Runoffs, 18 Legislative Elections Extended to May 27, 2014

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Ralph Hall will face his first runoff since he was elected to congress in 1981

Tuesday was the main event, but several races are going into overtime for Election 2014. In addition to the several statewide races covered earlier, among the legislative races still deciding nominees are three congressional seats, two Senate seats, eleven House seats, and two seats on the State Board of Education. Among these legislative race, four incumbents have not secured their party's re-nomination and will need to face the voters again on May 27, 2014.

The most notable race going into overtime is in East Texas' congressional district 4 where 90 year old incumbent Ralph Hall failed to clear 50% of the vote Tuesday night. Hall, a Democrat until 2004, will face former US Attorney John Ratcliff in the Republican runoff. Hall is the oldest member of the US Congress, which is the premise of his primary challenge. Hall has been Rockwall's County Judge, a Texas State Senator, and has served in congress since 1981. Hall has pledged this will be his last term, but he has promised that before.  Ratcliffe spent the primary introducing himself to voters, suggesting it is time for a fresh voice in Congress rather than pressing Hall on ideology. Hall finished with 45.42% of the vote while Ratcliff received 28.77%.  Four other Republicans split the remainder of the vote.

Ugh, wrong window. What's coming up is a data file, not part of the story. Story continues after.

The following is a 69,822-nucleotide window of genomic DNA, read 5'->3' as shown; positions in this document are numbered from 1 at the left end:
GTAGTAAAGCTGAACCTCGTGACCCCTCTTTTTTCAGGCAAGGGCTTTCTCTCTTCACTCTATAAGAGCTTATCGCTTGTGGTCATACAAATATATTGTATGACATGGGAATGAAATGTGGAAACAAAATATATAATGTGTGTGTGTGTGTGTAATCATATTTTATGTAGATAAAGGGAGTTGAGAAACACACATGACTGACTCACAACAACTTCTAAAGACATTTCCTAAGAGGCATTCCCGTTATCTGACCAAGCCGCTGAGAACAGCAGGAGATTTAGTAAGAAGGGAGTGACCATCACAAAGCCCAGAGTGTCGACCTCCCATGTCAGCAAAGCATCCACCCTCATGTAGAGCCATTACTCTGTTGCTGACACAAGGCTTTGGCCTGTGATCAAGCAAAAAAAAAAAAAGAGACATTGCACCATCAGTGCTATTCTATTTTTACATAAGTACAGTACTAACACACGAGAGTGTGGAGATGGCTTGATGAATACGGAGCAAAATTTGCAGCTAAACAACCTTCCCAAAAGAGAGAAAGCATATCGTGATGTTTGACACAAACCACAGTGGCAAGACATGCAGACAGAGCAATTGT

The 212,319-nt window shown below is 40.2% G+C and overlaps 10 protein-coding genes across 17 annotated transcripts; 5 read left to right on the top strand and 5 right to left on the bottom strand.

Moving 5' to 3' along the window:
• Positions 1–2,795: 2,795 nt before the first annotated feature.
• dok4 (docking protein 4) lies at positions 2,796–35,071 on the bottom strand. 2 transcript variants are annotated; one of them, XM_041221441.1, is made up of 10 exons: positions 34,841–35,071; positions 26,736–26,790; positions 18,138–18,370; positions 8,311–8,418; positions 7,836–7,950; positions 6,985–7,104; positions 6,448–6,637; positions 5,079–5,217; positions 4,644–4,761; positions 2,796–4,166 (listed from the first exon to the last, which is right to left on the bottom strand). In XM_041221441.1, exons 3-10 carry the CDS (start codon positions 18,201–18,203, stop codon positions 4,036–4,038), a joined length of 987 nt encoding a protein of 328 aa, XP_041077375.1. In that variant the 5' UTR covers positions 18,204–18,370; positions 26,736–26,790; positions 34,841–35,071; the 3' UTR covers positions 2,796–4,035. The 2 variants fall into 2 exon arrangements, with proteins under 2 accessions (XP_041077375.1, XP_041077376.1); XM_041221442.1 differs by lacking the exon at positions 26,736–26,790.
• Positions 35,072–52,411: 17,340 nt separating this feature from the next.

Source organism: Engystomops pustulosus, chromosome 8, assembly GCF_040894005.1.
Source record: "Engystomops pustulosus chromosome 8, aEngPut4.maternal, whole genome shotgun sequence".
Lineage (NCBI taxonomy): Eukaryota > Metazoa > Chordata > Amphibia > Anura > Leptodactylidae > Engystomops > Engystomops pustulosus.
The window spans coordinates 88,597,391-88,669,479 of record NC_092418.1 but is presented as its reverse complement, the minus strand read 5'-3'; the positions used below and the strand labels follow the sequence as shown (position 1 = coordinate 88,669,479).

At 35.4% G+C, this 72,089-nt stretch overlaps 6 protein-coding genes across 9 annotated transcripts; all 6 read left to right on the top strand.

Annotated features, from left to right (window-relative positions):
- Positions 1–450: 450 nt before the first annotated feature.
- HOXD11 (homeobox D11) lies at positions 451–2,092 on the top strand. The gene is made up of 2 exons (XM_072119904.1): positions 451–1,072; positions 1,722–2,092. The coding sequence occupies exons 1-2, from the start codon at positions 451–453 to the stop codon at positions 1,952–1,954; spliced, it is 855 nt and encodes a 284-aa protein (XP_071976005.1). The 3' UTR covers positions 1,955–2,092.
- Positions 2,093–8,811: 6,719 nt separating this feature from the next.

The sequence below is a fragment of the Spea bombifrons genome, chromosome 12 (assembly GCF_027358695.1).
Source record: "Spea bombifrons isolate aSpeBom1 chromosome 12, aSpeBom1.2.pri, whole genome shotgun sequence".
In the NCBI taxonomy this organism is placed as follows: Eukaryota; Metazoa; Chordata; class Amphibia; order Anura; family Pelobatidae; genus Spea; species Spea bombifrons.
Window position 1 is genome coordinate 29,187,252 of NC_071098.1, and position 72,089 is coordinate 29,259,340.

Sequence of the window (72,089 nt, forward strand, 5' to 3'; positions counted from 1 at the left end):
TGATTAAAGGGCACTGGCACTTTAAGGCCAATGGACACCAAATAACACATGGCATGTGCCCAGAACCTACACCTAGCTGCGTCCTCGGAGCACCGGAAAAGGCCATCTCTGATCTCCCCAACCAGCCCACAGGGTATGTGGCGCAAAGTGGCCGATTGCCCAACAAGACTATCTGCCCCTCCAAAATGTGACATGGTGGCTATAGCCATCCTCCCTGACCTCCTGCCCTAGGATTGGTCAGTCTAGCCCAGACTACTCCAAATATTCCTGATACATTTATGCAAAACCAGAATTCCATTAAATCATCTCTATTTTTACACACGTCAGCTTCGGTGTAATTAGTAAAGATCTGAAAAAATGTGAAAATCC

Update: In the original posting I accidentally skipped over the Republican result in Congressional District 23. Former Congressman Quico Canseco failed to clear 50.0% to earn a rematch with Democratic incumbent Pete Gallego. In fact, the former Congressman finished in second behind Will Hurd, a former CIA officer and 2010 candidate. Hurd earned 40.96% while the former one-term congressman pulled 40.33%, a 159 vote difference separating the two candidates. A third candidate earned 18.69%, forcing the runoff. The two Republicans will now spend hundreds of thousands of dollars attacking each other from now until late May, rather than attacking Congressman Gallego who will continue to raise and retain cash for his re-election.

There are 16 other legislative races that were not decided on Primary Night, 2014. Click after the jump to see what is still up for grabs.Congressional District 36 (S. Stockman, R), Brian Babin (R) vs. Ben Streusand (R)

In Southeast Texas, the Republican field to replace Steve Stockman has been narrowed from twelve to two Republicans. The two left standing at Brian Babin, a former Mayor of Woodville and candidate for congress against Democrat Jim Turner in 1996 and 1998, and Ben Streusand, a mortgage banker and 2004 candidate for congress in Central Texas' Congressional District 10. Streusand appears to have more movement conservative endorsements, mainly from the Houston area, while Babin's endorsements appear to come more from newspapers and traditional community leaders. Babin finished in first with 33.36% while Streusand got 23.33% of the vote. None of the ten other candidates cracked double digits.

Senate District 2, Sen. Bob Deuell (R) vs. Bob Hall (R)

This was not a race I expected to be writing about. Veteran and consultant Bob Hall has taken incumbent Senator Bob Deuell into a May runoff, holding Deuell to 48.49% while pulling 38.81% himself. Hall was not running a well-financed or professional campaign but did earn several TEA Party endorsements, some of whom financed mailers on his behalf, which was enough to force this race into over time. It will be shocking if Deuell does not win the runoff.